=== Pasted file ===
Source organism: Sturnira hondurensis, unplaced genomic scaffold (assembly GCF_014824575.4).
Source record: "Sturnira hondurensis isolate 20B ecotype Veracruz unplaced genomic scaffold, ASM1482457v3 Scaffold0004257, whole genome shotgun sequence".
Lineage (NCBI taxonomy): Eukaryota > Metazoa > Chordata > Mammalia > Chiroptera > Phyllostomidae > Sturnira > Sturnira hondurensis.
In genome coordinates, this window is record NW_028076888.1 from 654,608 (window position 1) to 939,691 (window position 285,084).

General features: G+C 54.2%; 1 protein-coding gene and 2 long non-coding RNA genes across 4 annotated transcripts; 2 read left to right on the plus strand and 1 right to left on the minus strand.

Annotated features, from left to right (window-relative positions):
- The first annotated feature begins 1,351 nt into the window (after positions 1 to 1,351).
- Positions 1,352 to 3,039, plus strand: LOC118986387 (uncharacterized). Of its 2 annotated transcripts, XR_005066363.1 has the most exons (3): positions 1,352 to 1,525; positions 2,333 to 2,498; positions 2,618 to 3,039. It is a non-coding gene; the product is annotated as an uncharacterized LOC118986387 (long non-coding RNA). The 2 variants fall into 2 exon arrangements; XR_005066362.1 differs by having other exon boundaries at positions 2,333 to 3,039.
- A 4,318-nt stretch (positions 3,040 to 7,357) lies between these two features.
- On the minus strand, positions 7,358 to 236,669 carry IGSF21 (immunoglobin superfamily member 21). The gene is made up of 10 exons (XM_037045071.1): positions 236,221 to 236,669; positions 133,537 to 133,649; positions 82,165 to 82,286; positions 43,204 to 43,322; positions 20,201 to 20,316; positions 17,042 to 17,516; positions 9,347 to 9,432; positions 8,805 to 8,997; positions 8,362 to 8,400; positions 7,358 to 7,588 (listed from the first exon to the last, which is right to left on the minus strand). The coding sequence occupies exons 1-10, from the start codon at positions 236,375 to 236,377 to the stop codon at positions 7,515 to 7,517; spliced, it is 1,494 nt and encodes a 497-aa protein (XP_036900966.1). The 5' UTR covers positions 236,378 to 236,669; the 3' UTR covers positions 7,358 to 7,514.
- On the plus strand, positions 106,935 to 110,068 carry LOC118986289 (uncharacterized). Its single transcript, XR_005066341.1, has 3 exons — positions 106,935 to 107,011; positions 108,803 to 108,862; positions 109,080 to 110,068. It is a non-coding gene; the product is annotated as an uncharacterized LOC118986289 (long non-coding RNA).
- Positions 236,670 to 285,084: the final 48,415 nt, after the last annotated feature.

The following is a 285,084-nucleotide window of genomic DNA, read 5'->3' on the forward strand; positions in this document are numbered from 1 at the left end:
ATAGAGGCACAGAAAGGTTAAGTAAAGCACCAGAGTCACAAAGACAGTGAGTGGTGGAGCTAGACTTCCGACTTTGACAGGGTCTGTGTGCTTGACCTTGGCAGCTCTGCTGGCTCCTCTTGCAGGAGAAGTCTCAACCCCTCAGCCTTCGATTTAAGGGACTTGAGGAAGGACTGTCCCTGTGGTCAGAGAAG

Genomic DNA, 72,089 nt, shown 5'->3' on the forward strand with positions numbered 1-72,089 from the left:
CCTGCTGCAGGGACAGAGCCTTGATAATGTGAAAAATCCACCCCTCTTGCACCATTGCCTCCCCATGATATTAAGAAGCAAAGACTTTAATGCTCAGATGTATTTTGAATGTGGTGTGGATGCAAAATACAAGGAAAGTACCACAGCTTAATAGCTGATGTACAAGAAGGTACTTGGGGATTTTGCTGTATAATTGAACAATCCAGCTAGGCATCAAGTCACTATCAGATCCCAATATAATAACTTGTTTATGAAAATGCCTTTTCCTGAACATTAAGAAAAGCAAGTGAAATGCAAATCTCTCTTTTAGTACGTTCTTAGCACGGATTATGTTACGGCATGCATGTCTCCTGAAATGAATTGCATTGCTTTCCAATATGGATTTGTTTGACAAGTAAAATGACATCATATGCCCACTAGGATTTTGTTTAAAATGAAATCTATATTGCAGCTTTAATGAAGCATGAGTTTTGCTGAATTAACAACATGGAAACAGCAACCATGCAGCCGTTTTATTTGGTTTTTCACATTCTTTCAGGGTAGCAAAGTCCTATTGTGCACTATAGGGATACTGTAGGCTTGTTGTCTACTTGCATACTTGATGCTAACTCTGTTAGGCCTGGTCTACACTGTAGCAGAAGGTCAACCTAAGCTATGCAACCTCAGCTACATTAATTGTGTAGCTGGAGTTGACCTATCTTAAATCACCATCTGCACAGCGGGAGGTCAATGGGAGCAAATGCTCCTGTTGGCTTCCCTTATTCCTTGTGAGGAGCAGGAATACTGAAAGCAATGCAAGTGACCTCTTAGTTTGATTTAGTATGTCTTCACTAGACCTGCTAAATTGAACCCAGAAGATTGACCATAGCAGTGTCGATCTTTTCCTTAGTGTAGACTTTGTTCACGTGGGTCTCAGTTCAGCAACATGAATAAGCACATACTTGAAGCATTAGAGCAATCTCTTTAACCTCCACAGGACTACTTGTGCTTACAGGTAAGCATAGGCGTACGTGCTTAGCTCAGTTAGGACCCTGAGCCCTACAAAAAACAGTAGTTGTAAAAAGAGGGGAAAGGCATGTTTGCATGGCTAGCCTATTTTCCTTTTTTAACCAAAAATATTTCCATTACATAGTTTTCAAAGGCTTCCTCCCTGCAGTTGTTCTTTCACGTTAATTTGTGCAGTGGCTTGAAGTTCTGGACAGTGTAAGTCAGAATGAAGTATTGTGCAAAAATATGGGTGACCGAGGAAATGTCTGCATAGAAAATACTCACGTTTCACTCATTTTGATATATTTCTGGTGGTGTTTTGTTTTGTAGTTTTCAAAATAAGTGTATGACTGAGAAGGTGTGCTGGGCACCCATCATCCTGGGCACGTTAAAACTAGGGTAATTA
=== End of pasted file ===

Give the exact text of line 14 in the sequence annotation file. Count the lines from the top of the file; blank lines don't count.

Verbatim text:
ATAGAGGCACAGAAAGGTTAAGTAAAGCACCAGAGTCACAAAGACAGTGAGTGGTGGAGCTAGACTTCCGACTTTGACAGGGTCTGTGTGCTTGACCTTGGCAGCTCTGCTGGCTCCTCTTGCAGGAGAAGTCTCAACCCCTCAGCCTTCGATTTAAGGGACTTGAGGAAGGACTGTCCCTGTGGTCAGAGAAG